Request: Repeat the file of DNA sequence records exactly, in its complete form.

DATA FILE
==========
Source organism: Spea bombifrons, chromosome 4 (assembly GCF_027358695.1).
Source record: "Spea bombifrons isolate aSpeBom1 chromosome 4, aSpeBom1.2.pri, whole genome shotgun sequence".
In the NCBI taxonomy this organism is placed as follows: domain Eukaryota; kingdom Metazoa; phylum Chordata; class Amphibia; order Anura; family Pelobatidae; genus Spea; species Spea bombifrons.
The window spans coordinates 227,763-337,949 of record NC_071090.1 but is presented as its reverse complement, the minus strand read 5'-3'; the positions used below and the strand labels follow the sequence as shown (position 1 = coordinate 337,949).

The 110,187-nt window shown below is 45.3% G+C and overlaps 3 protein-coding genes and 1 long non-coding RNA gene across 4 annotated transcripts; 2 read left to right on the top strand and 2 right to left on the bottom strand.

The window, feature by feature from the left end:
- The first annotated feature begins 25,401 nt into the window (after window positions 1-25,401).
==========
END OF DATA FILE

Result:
Source organism: Spea bombifrons, chromosome 4 (assembly GCF_027358695.1).
Source record: "Spea bombifrons isolate aSpeBom1 chromosome 4, aSpeBom1.2.pri, whole genome shotgun sequence".
In the NCBI taxonomy this organism is placed as follows: domain Eukaryota; kingdom Metazoa; phylum Chordata; class Amphibia; order Anura; family Pelobatidae; genus Spea; species Spea bombifrons.
The window spans coordinates 227,763-337,949 of record NC_071090.1 but is presented as its reverse complement, the minus strand read 5'-3'; the positions used below and the strand labels follow the sequence as shown (position 1 = coordinate 337,949).

The 110,187-nt window shown below is 45.3% G+C and overlaps 3 protein-coding genes and 1 long non-coding RNA gene across 4 annotated transcripts; 2 read left to right on the top strand and 2 right to left on the bottom strand.

The window, feature by feature from the left end:
- The first annotated feature begins 25,401 nt into the window (after window positions 1-25,401).